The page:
Bruce Merrill: She could have. But my suspicion is she's going to be heavily challenged were the system over there. Education is in trouble. It's supported by taxpayers, and as you know the tax situation in California is very difficult. And so I think that that's not a place where I think that she would expect to have great successes that would propel her into running for governor over there or something.

Ted Simons: Or the U.S. senate.

Bruce Merrill: Or the U.S. senate. Although it's certainly possible. Would I never underestimate or I think she'll do a job.

Ted Simons: What about the Supreme Court vacancy. She's still a name there, isn't she?

Bruce Merrill: I think that's the most likely, if she were to leave. It may very well be that the president will have a couple of more appointments before he leaves. She's very close to him, she's a very fine attorney. My suspicion is that she would have a real shot at that. And that would -- It's such an important job. That's one that probably she could leave after a couple of years and not be criticized that she's just jumping ship for something else.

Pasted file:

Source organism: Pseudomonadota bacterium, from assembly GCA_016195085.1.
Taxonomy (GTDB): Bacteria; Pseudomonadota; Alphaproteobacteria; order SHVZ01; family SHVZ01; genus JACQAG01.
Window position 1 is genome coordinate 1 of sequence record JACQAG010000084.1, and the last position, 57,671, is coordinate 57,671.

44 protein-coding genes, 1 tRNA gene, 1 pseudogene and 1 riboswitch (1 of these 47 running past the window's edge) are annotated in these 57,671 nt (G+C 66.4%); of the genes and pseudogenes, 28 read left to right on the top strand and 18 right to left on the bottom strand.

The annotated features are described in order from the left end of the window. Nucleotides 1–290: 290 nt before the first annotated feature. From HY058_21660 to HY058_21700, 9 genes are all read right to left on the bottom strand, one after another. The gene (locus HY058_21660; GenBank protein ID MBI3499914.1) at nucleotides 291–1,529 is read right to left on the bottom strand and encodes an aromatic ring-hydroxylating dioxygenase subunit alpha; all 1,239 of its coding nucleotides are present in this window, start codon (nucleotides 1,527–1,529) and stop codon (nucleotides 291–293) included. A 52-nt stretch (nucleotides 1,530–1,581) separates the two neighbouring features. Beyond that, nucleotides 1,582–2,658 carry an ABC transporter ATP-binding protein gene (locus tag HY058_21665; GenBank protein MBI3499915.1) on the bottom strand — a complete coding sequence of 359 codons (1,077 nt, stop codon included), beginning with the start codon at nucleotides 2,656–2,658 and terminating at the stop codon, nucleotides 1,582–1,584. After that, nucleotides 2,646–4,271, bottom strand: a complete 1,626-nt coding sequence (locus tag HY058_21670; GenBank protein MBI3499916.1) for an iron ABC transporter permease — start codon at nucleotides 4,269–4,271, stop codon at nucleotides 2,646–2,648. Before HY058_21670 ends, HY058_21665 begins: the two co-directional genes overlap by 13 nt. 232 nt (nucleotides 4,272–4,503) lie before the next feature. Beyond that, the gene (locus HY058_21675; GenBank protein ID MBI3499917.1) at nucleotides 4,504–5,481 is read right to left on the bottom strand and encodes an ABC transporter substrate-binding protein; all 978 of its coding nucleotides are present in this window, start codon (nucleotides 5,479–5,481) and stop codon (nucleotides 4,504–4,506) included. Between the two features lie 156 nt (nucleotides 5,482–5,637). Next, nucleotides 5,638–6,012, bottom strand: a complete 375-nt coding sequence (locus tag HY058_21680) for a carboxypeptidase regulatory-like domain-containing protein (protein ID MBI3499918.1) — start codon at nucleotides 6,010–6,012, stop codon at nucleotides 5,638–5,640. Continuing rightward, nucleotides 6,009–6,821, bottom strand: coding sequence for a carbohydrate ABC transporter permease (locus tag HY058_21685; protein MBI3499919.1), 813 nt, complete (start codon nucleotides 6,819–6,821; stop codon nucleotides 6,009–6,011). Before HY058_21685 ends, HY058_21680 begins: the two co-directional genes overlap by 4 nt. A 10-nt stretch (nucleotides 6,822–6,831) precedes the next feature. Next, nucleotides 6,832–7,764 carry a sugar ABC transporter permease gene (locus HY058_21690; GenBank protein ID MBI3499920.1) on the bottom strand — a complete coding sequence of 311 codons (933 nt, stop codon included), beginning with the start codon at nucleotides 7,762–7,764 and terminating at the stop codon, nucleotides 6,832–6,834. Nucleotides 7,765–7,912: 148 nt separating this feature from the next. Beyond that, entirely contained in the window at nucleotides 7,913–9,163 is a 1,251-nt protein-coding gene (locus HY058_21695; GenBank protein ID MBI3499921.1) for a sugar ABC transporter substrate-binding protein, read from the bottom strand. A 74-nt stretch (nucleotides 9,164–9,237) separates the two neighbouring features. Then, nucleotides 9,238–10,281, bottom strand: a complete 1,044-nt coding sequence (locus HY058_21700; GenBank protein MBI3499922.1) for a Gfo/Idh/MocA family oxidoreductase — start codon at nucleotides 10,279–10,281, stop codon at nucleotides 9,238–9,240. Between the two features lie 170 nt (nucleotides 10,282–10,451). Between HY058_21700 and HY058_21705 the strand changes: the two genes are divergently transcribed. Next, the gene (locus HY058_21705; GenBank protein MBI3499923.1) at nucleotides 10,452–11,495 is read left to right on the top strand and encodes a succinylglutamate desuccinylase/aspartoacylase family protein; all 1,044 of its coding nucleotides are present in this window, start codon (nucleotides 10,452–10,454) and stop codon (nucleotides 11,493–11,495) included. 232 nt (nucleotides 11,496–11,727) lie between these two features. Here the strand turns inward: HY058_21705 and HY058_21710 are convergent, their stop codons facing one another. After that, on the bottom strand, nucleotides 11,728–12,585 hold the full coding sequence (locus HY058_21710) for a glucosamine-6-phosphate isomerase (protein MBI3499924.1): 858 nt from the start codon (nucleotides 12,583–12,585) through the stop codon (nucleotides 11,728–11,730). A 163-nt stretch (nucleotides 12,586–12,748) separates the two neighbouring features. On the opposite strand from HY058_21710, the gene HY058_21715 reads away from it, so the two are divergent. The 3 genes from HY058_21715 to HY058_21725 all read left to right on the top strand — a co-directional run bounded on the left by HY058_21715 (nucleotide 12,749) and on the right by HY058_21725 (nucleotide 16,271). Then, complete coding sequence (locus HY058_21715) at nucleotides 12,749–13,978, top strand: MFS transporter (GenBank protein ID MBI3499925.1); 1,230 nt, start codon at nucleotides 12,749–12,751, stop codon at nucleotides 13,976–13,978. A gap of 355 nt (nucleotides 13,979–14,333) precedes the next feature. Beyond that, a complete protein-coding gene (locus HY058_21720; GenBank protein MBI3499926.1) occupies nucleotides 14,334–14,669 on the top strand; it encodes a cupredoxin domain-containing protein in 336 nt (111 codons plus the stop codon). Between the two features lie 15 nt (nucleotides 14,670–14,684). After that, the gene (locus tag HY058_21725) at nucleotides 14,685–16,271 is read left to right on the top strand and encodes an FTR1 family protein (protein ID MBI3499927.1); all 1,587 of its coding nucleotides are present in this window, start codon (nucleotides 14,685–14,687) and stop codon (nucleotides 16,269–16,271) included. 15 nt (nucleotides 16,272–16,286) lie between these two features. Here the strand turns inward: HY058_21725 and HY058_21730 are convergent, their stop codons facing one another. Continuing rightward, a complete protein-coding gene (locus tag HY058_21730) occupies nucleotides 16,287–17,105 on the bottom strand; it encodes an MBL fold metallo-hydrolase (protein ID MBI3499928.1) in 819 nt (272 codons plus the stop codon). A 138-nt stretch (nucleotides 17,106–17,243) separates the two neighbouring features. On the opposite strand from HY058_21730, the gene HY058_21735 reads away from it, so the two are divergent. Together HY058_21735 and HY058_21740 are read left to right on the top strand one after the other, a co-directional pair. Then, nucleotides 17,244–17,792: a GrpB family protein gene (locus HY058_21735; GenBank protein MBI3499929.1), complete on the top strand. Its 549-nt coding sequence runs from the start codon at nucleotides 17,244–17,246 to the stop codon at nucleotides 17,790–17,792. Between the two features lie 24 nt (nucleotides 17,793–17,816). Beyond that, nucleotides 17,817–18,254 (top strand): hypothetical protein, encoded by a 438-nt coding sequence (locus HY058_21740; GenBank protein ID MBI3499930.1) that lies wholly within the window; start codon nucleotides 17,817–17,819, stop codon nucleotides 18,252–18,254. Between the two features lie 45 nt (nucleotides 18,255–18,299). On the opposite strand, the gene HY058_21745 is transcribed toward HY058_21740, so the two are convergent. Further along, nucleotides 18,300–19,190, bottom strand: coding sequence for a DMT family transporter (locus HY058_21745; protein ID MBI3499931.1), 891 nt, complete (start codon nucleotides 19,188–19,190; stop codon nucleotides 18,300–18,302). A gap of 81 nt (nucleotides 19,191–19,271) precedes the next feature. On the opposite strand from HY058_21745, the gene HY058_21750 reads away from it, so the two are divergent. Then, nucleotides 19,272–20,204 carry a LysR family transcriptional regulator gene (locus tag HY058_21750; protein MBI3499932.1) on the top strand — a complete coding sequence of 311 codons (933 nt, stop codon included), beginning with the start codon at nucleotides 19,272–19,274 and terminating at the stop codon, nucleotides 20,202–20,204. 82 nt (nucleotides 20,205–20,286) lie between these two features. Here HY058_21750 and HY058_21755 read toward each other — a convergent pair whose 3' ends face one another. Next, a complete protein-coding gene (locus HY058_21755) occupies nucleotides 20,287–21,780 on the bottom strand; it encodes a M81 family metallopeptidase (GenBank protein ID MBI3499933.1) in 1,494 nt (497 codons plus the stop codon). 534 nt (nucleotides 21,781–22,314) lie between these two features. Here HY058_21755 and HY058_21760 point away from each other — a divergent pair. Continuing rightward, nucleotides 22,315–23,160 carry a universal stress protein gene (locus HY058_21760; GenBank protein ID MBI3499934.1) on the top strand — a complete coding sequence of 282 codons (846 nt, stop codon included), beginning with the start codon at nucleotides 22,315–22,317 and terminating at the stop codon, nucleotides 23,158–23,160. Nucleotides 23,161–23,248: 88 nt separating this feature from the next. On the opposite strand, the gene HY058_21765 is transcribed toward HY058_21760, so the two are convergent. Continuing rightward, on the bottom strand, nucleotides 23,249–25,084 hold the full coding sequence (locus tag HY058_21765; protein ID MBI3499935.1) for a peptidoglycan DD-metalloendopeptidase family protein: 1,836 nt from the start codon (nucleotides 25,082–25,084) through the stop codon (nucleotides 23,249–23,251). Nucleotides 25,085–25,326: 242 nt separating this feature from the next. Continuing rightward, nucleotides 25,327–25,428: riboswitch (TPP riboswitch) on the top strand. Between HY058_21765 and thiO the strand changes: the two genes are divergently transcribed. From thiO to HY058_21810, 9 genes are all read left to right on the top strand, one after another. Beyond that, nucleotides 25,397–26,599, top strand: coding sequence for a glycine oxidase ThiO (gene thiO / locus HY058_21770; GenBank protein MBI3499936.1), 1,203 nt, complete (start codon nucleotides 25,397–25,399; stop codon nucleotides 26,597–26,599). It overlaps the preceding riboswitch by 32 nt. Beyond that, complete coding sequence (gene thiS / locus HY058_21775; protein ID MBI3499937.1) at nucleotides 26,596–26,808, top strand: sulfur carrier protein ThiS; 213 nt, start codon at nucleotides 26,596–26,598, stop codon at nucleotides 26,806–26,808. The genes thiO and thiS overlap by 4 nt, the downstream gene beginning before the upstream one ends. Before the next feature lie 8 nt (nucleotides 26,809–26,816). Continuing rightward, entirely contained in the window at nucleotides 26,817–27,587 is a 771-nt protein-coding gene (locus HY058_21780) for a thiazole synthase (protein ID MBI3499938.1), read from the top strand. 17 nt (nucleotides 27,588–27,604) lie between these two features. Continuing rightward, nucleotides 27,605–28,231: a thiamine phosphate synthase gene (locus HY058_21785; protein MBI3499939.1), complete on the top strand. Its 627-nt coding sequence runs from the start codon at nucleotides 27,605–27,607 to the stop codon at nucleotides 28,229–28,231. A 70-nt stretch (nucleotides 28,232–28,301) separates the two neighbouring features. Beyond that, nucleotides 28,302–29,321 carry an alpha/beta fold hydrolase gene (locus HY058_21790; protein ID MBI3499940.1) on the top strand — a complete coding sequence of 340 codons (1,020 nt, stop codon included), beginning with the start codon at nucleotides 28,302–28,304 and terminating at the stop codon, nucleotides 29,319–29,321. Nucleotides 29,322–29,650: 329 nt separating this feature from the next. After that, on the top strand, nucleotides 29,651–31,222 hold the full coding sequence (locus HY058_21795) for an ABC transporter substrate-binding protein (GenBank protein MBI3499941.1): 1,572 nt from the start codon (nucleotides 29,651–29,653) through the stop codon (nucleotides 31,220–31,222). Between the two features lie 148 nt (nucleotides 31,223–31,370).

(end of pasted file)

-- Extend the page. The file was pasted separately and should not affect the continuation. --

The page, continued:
Ted Simons: Looking back, you mentioned Arizona. I know some democrats in Arizona are still upset with her for leaving. Some Republicans most Republicans in Arizona are upset with her just, you know, because she's a Democrat, they're a Republican, just out of formality here. Looking back, was leaving Arizona, the governor's office for this position in Washington, was that a smart move on her part?

Bruce Merrill: It was probably smart -- I would argue that's one of the most important positions for the whole country. National security as we've seen has been a major and growing concern. To be tapped to run that operation is a real tribute to her, I think, and I think it would have taken something like that to get her to leave Arizona.